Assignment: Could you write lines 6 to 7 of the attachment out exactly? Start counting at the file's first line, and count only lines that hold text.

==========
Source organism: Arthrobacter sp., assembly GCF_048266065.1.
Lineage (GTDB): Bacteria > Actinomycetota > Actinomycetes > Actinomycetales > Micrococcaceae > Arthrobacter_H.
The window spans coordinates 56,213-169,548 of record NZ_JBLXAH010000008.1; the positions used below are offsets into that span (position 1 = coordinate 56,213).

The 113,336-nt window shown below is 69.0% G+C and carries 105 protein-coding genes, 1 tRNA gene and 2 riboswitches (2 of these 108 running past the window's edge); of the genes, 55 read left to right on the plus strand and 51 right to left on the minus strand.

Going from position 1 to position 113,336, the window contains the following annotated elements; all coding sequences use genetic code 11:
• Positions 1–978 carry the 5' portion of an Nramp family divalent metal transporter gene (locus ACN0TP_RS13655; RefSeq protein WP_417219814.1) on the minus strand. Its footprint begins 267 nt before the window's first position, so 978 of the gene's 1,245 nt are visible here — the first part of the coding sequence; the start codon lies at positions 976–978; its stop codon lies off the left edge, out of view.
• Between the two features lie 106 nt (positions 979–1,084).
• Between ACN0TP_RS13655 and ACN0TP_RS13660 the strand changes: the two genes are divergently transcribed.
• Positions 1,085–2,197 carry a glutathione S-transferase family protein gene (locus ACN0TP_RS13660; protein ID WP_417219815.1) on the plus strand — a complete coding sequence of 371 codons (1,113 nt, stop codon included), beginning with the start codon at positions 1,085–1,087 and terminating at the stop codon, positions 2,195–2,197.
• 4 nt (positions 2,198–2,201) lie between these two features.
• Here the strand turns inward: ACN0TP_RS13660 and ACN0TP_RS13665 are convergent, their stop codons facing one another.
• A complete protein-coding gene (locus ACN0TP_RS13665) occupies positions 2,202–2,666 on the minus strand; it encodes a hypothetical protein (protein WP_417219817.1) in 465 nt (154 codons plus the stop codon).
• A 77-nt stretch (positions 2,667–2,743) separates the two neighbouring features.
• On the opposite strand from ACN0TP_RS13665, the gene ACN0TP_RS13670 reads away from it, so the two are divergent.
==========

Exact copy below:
• Positions 1–978 carry the 5' portion of an Nramp family divalent metal transporter gene (locus ACN0TP_RS13655; RefSeq protein WP_417219814.1) on the minus strand. Its footprint begins 267 nt before the window's first position, so 978 of the gene's 1,245 nt are visible here — the first part of the coding sequence; the start codon lies at positions 976–978; its stop codon lies off the left edge, out of view.
• Between the two features lie 106 nt (positions 979–1,084).